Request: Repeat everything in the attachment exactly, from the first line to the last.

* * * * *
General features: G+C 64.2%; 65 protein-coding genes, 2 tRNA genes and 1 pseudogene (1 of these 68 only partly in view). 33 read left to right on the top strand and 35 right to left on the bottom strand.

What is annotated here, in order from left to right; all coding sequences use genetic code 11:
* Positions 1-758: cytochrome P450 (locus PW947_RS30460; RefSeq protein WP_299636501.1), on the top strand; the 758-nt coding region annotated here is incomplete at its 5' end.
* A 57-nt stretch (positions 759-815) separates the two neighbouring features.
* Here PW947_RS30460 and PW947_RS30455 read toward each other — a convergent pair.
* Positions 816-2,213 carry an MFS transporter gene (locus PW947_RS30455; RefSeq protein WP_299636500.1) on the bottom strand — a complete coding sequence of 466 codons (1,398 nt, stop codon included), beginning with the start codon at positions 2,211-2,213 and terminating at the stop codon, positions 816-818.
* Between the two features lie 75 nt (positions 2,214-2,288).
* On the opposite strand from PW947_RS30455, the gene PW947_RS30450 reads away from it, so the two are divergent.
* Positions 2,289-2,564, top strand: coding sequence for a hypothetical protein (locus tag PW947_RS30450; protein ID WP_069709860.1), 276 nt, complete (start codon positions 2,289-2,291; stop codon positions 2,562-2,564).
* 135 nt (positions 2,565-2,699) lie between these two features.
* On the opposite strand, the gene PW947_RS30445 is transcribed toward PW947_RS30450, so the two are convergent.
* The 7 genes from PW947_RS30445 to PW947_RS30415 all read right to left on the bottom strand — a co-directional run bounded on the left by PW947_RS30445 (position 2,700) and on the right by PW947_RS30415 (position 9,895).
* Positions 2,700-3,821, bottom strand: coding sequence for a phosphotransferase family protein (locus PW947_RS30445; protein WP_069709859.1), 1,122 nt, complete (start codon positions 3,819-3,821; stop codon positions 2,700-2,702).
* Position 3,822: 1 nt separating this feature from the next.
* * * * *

General features: G+C 64.2%; 65 protein-coding genes, 2 tRNA genes and 1 pseudogene (1 of these 68 only partly in view). 33 read left to right on the top strand and 35 right to left on the bottom strand.

What is annotated here, in order from left to right; all coding sequences use genetic code 11:
* Positions 1-758: cytochrome P450 (locus PW947_RS30460; RefSeq protein WP_299636501.1), on the top strand; the 758-nt coding region annotated here is incomplete at its 5' end.
* A 57-nt stretch (positions 759-815) separates the two neighbouring features.
* Here PW947_RS30460 and PW947_RS30455 read toward each other — a convergent pair.
* Positions 816-2,213 carry an MFS transporter gene (locus PW947_RS30455; RefSeq protein WP_299636500.1) on the bottom strand — a complete coding sequence of 466 codons (1,398 nt, stop codon included), beginning with the start codon at positions 2,211-2,213 and terminating at the stop codon, positions 816-818.
* Between the two features lie 75 nt (positions 2,214-2,288).
* On the opposite strand from PW947_RS30455, the gene PW947_RS30450 reads away from it, so the two are divergent.
* Positions 2,289-2,564, top strand: coding sequence for a hypothetical protein (locus tag PW947_RS30450; protein ID WP_069709860.1), 276 nt, complete (start codon positions 2,289-2,291; stop codon positions 2,562-2,564).
* 135 nt (positions 2,565-2,699) lie between these two features.
* On the opposite strand, the gene PW947_RS30445 is transcribed toward PW947_RS30450, so the two are convergent.
* The 7 genes from PW947_RS30445 to PW947_RS30415 all read right to left on the bottom strand — a co-directional run bounded on the left by PW947_RS30445 (position 2,700) and on the right by PW947_RS30415 (position 9,895).
* Positions 2,700-3,821, bottom strand: coding sequence for a phosphotransferase family protein (locus PW947_RS30445; protein WP_069709859.1), 1,122 nt, complete (start codon positions 3,819-3,821; stop codon positions 2,700-2,702).
* Position 3,822: 1 nt separating this feature from the next.